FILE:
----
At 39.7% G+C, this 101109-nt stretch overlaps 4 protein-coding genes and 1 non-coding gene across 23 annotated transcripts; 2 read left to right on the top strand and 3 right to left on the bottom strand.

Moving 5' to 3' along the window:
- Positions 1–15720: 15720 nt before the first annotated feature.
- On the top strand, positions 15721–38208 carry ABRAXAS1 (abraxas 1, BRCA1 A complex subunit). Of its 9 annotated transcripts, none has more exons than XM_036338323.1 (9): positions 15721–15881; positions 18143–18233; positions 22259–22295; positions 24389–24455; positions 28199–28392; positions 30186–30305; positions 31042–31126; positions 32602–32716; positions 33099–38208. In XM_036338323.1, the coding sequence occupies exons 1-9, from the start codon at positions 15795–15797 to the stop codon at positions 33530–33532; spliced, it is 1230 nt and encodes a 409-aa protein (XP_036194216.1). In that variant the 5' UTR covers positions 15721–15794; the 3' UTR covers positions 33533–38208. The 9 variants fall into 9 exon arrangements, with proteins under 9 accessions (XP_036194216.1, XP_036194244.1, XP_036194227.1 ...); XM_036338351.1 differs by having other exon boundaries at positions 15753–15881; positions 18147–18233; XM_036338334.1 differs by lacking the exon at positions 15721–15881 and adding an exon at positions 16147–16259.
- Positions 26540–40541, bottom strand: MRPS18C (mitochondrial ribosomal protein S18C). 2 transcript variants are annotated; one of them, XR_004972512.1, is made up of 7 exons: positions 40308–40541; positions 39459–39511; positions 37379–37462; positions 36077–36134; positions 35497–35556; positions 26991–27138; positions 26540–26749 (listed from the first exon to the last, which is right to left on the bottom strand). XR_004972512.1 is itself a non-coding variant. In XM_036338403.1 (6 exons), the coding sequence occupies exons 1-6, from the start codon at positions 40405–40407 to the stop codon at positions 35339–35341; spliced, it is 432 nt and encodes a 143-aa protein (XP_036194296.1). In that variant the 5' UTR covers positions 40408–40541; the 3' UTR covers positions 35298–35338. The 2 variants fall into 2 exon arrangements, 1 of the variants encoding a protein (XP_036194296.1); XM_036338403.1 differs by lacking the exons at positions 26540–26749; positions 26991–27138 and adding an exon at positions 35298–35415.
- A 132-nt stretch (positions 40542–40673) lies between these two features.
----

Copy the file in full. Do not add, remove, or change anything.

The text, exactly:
At 39.7% G+C, this 101109-nt stretch overlaps 4 protein-coding genes and 1 non-coding gene across 23 annotated transcripts; 2 read left to right on the top strand and 3 right to left on the bottom strand.

Moving 5' to 3' along the window:
- Positions 1–15720: 15720 nt before the first annotated feature.
- On the top strand, positions 15721–38208 carry ABRAXAS1 (abraxas 1, BRCA1 A complex subunit). Of its 9 annotated transcripts, none has more exons than XM_036338323.1 (9): positions 15721–15881; positions 18143–18233; positions 22259–22295; positions 24389–24455; positions 28199–28392; positions 30186–30305; positions 31042–31126; positions 32602–32716; positions 33099–38208. In XM_036338323.1, the coding sequence occupies exons 1-9, from the start codon at positions 15795–15797 to the stop codon at positions 33530–33532; spliced, it is 1230 nt and encodes a 409-aa protein (XP_036194216.1). In that variant the 5' UTR covers positions 15721–15794; the 3' UTR covers positions 33533–38208. The 9 variants fall into 9 exon arrangements, with proteins under 9 accessions (XP_036194216.1, XP_036194244.1, XP_036194227.1 ...); XM_036338351.1 differs by having other exon boundaries at positions 15753–15881; positions 18147–18233; XM_036338334.1 differs by lacking the exon at positions 15721–15881 and adding an exon at positions 16147–16259.
- Positions 26540–40541, bottom strand: MRPS18C (mitochondrial ribosomal protein S18C). 2 transcript variants are annotated; one of them, XR_004972512.1, is made up of 7 exons: positions 40308–40541; positions 39459–39511; positions 37379–37462; positions 36077–36134; positions 35497–35556; positions 26991–27138; positions 26540–26749 (listed from the first exon to the last, which is right to left on the bottom strand). XR_004972512.1 is itself a non-coding variant. In XM_036338403.1 (6 exons), the coding sequence occupies exons 1-6, from the start codon at positions 40405–40407 to the stop codon at positions 35339–35341; spliced, it is 432 nt and encodes a 143-aa protein (XP_036194296.1). In that variant the 5' UTR covers positions 40408–40541; the 3' UTR covers positions 35298–35338. The 2 variants fall into 2 exon arrangements, 1 of the variants encoding a protein (XP_036194296.1); XM_036338403.1 differs by lacking the exons at positions 26540–26749; positions 26991–27138 and adding an exon at positions 35298–35415.
- A 132-nt stretch (positions 40542–40673) lies between these two features.